The privatization of public space: modeling and measuring publicness
AbstractPrivately owned public spaces are frequently criticized for diminishing the publicness of public space by restricting social interaction, constraining individual liberties, and excluding undesirable populations. This study empirically determines whether, as is commonly believed, privately owned public spaces are more controlled than publicly owned spaces. To frame our empirical work, we propose a conceptual model that identifies publicness as the interaction between the ownership, management, and uses/users of a space. We then examine the management dimension using an observation-based index to assess spatial management paradigms in publicly and privately owned spaces. We find that the use of the private sector to provide publicly accessible space leads to increased control over use, behavior, and access. Furthermore, while both publicly and privately owned public spaces tend equally to encourage public use and access, managers of privately owned spaces tend to employ more features that control behavior within those spaces. More specifically, spatial control in privately owned spaces is normally achieved through the use of surveillance and policing techniques as well as design measures that ‘code’ spaces as private. Important findings are presented for planners, policy makers, and others concerned with the future of publicly accessible spaces.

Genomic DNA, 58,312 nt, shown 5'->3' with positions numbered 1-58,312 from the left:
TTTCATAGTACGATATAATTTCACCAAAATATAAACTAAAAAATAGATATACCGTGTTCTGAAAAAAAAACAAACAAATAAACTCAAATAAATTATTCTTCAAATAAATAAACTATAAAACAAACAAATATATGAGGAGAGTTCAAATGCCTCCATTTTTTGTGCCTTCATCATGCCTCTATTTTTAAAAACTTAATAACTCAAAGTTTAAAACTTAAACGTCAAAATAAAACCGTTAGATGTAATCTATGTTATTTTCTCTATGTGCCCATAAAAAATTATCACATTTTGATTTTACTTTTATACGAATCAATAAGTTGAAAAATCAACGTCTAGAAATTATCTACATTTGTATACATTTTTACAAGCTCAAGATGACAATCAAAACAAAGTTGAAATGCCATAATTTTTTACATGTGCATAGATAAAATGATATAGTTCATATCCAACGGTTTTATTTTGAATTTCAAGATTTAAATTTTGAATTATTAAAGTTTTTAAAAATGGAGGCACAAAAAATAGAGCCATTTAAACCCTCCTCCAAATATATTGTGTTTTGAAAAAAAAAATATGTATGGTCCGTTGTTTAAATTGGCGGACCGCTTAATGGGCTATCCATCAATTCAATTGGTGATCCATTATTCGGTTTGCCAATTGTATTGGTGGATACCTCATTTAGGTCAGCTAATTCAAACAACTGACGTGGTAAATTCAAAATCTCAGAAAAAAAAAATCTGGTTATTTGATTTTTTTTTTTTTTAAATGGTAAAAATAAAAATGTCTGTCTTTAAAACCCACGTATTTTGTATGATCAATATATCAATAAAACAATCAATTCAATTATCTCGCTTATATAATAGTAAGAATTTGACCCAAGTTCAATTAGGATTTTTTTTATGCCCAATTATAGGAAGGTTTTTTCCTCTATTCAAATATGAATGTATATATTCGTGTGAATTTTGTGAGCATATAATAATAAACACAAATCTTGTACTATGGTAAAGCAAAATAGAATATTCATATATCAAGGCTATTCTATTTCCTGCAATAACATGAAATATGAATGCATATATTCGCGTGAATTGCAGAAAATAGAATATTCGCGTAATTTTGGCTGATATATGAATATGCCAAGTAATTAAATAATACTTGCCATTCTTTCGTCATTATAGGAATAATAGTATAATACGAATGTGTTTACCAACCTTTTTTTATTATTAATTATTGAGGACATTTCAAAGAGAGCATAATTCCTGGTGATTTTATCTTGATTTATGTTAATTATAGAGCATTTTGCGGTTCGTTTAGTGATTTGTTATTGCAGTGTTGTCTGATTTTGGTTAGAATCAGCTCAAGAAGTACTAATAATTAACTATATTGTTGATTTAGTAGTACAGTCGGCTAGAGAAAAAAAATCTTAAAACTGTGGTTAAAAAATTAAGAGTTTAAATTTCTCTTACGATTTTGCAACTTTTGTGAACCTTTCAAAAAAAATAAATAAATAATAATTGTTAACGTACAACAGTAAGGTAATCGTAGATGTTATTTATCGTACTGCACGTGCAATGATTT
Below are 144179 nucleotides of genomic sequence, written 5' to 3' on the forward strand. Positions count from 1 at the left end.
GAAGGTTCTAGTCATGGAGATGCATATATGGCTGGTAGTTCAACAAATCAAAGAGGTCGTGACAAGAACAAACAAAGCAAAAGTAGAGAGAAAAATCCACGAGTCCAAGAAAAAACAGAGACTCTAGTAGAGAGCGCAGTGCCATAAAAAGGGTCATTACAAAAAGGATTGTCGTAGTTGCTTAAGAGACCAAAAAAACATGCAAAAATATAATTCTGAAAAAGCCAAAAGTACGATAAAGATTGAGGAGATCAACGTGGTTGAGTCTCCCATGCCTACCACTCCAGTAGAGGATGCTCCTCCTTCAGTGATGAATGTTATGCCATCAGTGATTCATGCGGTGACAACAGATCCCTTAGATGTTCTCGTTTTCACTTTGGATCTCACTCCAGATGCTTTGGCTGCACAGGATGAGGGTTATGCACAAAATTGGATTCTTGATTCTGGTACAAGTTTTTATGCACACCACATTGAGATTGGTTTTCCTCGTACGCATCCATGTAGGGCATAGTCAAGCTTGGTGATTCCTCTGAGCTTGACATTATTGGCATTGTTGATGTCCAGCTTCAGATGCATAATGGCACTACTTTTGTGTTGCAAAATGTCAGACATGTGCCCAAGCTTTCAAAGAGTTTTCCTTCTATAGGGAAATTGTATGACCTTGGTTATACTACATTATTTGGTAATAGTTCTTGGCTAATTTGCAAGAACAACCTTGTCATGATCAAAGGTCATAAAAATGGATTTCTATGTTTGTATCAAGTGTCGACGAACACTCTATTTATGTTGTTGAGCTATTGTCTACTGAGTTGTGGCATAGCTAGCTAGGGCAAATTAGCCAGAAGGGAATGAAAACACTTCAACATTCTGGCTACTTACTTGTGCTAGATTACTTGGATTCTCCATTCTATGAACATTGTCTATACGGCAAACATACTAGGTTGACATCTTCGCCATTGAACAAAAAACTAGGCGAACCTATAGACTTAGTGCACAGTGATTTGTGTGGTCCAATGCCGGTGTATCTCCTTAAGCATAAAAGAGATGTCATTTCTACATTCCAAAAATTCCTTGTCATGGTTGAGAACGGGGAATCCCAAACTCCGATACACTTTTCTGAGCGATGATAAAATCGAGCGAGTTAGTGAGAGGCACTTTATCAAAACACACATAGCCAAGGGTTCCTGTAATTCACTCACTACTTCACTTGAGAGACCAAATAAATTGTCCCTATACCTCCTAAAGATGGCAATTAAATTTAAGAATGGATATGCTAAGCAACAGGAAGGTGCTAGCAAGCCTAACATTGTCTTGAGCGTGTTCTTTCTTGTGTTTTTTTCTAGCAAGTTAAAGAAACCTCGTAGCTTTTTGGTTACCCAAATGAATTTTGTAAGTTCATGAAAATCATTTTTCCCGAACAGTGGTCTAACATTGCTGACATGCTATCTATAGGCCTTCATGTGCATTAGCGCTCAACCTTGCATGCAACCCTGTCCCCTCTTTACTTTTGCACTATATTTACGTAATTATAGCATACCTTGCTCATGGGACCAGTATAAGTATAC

Download InfoIf you experience problems downloading a file, check if you have the proper application to view it first. In case of further problems read the IDEAS help page. Note that these files are not on the IDEAS site. Please be patient as the files may be large.
As the access to this document is restricted, you may want to look for a different version under "Related research" (further below) or search for a different version of it.
Bibliographic InfoArticle provided by Pion Ltd, London in its journal Environment and Planning B: Planning and Design.
Volume (Year): 38 (2011)
Issue (Month): 1 (January)
Contact details of provider:
Web page: http://www.pion.co.uk
You can help add them by filling out this form.
reading list or among the top items on IDEAS.Access and download statisticsgeneral information about how to correct material in RePEc.
For technical questions regarding this item, or to correct its authors, title, abstract, bibliographic or download information, contact: (Neil Hammond).
If references are entirely missing, you can add them using this form.